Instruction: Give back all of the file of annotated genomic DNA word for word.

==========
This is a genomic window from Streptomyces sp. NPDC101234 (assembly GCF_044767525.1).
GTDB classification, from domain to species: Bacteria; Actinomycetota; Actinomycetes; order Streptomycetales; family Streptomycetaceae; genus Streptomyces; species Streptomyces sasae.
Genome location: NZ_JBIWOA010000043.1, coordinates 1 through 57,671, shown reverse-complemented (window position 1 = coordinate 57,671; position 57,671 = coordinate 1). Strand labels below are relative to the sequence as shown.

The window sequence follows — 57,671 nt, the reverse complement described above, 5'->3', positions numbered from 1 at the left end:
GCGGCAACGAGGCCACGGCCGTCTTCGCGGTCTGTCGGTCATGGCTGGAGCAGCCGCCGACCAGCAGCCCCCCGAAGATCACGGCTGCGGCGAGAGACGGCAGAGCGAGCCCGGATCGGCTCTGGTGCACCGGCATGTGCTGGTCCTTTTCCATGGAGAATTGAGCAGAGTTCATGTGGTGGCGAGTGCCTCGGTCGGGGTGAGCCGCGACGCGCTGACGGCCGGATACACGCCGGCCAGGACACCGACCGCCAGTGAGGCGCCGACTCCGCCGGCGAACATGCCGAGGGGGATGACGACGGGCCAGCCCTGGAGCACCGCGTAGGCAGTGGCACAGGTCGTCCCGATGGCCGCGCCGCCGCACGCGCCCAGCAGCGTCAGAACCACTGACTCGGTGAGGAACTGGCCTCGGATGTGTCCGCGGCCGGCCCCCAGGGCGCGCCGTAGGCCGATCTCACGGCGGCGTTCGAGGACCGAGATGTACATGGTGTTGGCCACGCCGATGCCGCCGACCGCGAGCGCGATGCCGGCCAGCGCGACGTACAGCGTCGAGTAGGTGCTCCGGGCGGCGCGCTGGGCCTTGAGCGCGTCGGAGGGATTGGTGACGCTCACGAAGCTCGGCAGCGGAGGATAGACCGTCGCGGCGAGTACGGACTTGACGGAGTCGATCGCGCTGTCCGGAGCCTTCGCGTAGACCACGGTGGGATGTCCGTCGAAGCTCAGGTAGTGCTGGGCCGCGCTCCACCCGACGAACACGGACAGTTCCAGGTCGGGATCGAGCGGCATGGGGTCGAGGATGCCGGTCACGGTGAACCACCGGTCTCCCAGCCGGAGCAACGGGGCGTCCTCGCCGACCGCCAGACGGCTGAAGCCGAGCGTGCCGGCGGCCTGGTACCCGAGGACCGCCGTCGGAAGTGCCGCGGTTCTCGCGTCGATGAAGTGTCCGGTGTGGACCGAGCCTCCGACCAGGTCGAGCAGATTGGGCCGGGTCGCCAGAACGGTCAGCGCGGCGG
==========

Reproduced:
This is a genomic window from Streptomyces sp. NPDC101234 (assembly GCF_044767525.1).
GTDB classification, from domain to species: Bacteria; Actinomycetota; Actinomycetes; order Streptomycetales; family Streptomycetaceae; genus Streptomyces; species Streptomyces sasae.
Genome location: NZ_JBIWOA010000043.1, coordinates 1 through 57,671, shown reverse-complemented (window position 1 = coordinate 57,671; position 57,671 = coordinate 1). Strand labels below are relative to the sequence as shown.

The window sequence follows — 57,671 nt, the reverse complement described above, 5'->3', positions numbered from 1 at the left end:
GCGGCAACGAGGCCACGGCCGTCTTCGCGGTCTGTCGGTCATGGCTGGAGCAGCCGCCGACCAGCAGCCCCCCGAAGATCACGGCTGCGGCGAGAGACGGCAGAGCGAGCCCGGATCGGCTCTGGTGCACCGGCATGTGCTGGTCCTTTTCCATGGAGAATTGAGCAGAGTTCATGTGGTGGCGAGTGCCTCGGTCGGGGTGAGCCGCGACGCGCTGACGGCCGGATACACGCCGGCCAGGACACCGACCGCCAGTGAGGCGCCGACTCCGCCGGCGAACATGCCGAGGGGGATGACGACGGGCCAGCCCTGGAGCACCGCGTAGGCAGTGGCACAGGTCGTCCCGATGGCCGCGCCGCCGCACGCGCCCAGCAGCGTCAGAACCACTGACTCGGTGAGGAACTGGCCTCGGATGTGTCCGCGGCCGGCCCCCAGGGCGCGCCGTAGGCCGATCTCACGGCGGCGTTCGAGGACCGAGATGTACATGGTGTTGGCCACGCCGATGCCGCCGACCGCGAGCGCGATGCCGGCCAGCGCGACGTACAGCGTCGAGTAGGTGCTCCGGGCGGCGCGCTGGGCCTTGAGCGCGTCGGAGGGATTGGTGACGCTCACGAAGCTCGGCAGCGGAGGATAGACCGTCGCGGCGAGTACGGACTTGACGGAGTCGATCGCGCTGTCCGGAGCCTTCGCGTAGACCACGGTGGGATGTCCGTCGAAGCTCAGGTAGTGCTGGGCCGCGCTCCACCCGACGAACACGGACAGTTCCAGGTCGGGATCGAGCGGCATGGGGTCGAGGATGCCGGTCACGGTGAACCACCGGTCTCCCAGCCGGAGCAACGGGGCGTCCTCGCCGACCGCCAGACGGCTGAAGCCGAGCGTGCCGGCGGCCTGGTACCCGAGGACCGCCGTCGGAAGTGCCGCGGTTCTCGCGTCGATGAAGTGTCCGGTGTGGACCGAGCCTCCGACCAGGTCGAGCAGATTGGGCCGGGTCGCCAGAACGGTCAGCGCGGCGG